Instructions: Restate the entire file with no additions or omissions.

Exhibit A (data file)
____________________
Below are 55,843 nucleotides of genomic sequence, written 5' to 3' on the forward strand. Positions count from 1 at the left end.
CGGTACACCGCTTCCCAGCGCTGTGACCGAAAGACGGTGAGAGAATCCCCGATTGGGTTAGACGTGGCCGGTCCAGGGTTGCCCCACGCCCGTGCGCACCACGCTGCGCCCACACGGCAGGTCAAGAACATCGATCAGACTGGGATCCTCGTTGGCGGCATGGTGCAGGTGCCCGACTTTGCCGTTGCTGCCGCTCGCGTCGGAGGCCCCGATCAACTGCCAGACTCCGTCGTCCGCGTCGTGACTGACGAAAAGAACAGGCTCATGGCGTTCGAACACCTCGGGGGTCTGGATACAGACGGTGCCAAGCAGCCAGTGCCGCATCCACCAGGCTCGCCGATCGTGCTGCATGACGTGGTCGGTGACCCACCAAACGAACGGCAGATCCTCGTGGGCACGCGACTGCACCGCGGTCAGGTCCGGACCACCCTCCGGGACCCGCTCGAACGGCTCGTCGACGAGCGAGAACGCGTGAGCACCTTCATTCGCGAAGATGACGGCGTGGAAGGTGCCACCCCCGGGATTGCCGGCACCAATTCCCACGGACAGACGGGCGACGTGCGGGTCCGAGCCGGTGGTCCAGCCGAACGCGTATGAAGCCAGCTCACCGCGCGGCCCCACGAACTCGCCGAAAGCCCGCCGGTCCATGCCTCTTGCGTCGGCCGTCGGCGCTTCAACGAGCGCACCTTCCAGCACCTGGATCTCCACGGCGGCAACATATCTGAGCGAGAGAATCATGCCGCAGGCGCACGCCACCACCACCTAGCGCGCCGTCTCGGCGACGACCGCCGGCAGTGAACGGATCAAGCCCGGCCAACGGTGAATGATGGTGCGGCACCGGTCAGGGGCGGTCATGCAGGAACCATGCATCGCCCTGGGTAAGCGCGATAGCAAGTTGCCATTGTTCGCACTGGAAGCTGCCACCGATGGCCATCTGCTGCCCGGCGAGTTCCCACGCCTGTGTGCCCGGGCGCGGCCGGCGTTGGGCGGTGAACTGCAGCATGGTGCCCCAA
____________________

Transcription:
Below are 55,843 nucleotides of genomic sequence, written 5' to 3' on the forward strand. Positions count from 1 at the left end.
CGGTACACCGCTTCCCAGCGCTGTGACCGAAAGACGGTGAGAGAATCCCCGATTGGGTTAGACGTGGCCGGTCCAGGGTTGCCCCACGCCCGTGCGCACCACGCTGCGCCCACACGGCAGGTCAAGAACATCGATCAGACTGGGATCCTCGTTGGCGGCATGGTGCAGGTGCCCGACTTTGCCGTTGCTGCCGCTCGCGTCGGAGGCCCCGATCAACTGCCAGACTCCGTCGTCCGCGTCGTGACTGACGAAAAGAACAGGCTCATGGCGTTCGAACACCTCGGGGGTCTGGATACAGACGGTGCCAAGCAGCCAGTGCCGCATCCACCAGGCTCGCCGATCGTGCTGCATGACGTGGTCGGTGACCCACCAAACGAACGGCAGATCCTCGTGGGCACGCGACTGCACCGCGGTCAGGTCCGGACCACCCTCCGGGACCCGCTCGAACGGCTCGTCGACGAGCGAGAACGCGTGAGCACCTTCATTCGCGAAGATGACGGCGTGGAAGGTGCCACCCCCGGGATTGCCGGCACCAATTCCCACGGACAGACGGGCGACGTGCGGGTCCGAGCCGGTGGTCCAGCCGAACGCGTATGAAGCCAGCTCACCGCGCGGCCCCACGAACTCGCCGAAAGCCCGCCGGTCCATGCCTCTTGCGTCGGCCGTCGGCGCTTCAACGAGCGCACCTTCCAGCACCTGGATCTCCACGGCGGCAACATATCTGAGCGAGAGAATCATGCCGCAGGCGCACGCCACCACCACCTAGCGCGCCGTCTCGGCGACGACCGCCGGCAGTGAACGGATCAAGCCCGGCCAACGGTGAATGATGGTGCGGCACCGGTCAGGGGCGGTCATGCAGGAACCATGCATCGCCCTGGGTAAGCGCGATAGCAAGTTGCCATTGTTCGCACTGGAAGCTGCCACCGATGGCCATCTGCTGCCCGGCGAGTTCCCACGCCTGTGTGCCCGGGCGCGGCCGGCGTTGGGCGGTGAACTGCAGCATGGTGCCCCAA